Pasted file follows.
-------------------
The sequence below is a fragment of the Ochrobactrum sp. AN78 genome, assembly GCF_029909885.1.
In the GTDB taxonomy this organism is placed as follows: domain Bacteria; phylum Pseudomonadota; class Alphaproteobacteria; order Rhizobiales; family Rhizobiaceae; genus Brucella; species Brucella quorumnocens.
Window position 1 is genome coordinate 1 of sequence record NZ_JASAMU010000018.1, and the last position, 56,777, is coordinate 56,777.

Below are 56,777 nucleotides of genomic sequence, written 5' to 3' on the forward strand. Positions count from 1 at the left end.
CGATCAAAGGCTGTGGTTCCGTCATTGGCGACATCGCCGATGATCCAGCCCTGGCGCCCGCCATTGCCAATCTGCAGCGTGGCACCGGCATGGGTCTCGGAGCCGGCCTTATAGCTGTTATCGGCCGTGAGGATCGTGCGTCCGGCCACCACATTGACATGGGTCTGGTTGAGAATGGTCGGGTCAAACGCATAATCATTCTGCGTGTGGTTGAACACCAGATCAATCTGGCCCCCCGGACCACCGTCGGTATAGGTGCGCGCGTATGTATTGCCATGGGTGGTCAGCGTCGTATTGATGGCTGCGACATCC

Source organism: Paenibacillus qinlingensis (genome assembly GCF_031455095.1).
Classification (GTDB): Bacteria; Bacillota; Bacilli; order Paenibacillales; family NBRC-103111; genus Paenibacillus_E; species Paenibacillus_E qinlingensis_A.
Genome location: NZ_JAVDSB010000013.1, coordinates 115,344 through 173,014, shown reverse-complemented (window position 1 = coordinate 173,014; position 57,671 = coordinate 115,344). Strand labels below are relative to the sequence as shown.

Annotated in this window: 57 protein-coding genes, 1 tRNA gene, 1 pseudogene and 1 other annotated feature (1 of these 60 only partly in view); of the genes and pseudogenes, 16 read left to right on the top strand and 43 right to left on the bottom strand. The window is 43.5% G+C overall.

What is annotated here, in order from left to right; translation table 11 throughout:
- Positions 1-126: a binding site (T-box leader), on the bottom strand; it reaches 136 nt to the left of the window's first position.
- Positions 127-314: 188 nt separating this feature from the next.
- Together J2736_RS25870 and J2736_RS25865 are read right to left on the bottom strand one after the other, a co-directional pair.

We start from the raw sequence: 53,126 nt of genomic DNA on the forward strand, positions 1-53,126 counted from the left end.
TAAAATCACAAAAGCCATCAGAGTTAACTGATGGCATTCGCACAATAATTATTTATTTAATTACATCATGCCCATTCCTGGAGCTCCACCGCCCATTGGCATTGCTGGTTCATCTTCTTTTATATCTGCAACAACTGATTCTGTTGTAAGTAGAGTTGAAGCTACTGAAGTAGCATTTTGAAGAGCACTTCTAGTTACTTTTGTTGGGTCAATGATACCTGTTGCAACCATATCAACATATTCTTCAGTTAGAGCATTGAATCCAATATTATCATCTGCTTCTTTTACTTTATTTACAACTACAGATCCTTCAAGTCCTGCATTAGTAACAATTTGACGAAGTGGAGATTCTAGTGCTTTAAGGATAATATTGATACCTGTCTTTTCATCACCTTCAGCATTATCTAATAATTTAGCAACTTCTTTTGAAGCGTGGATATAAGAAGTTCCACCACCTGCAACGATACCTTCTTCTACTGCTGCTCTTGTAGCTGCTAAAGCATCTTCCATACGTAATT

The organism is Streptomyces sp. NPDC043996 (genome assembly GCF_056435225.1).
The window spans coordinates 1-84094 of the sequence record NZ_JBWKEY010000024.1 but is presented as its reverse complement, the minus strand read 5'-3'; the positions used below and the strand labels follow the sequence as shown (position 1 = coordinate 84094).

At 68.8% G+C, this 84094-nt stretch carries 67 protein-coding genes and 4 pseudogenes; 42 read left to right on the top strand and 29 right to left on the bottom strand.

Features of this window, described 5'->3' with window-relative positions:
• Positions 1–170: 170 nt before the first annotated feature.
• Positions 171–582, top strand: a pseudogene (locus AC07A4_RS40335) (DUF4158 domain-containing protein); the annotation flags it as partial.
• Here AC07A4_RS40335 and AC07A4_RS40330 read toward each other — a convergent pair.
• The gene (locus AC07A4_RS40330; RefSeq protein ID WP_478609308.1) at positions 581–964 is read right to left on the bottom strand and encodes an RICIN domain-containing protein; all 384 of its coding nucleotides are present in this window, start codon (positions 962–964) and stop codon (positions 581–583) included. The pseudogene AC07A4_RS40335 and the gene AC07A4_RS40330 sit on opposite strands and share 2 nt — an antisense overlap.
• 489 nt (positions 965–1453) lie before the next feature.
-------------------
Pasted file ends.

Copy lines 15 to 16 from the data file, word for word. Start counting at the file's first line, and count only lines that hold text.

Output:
TAAAATCACAAAAGCCATCAGAGTTAACTGATGGCATTCGCACAATAATTATTTATTTAATTACATCATGCCCATTCCTGGAGCTCCACCGCCCATTGGCATTGCTGGTTCATCTTCTTTTATATCTGCAACAACTGATTCTGTTGTAAGTAGAGTTGAAGCTACTGAAGTAGCATTTTGAAGAGCACTTCTAGTTACTTTTGTTGGGTCAATGATACCTGTTGCAACCATATCAACATATTCTTCAGTTAGAGCATTGAATCCAATATTATCATCTGCTTCTTTTACTTTATTTACAACTACAGATCCTTCAAGTCCTGCATTAGTAACAATTTGACGAAGTGGAGATTCTAGTGCTTTAAGGATAATATTGATACCTGTCTTTTCATCACCTTCAGCATTATCTAATAATTTAGCAACTTCTTTTGAAGCGTGGATATAAGAAGTTCCACCACCTGCAACGATACCTTCTTCTACTGCTGCTCTTGTAGCTGCTAAAGCATCTTCCATACGTAATT

The organism is Streptomyces sp. NPDC043996 (genome assembly GCF_056435225.1).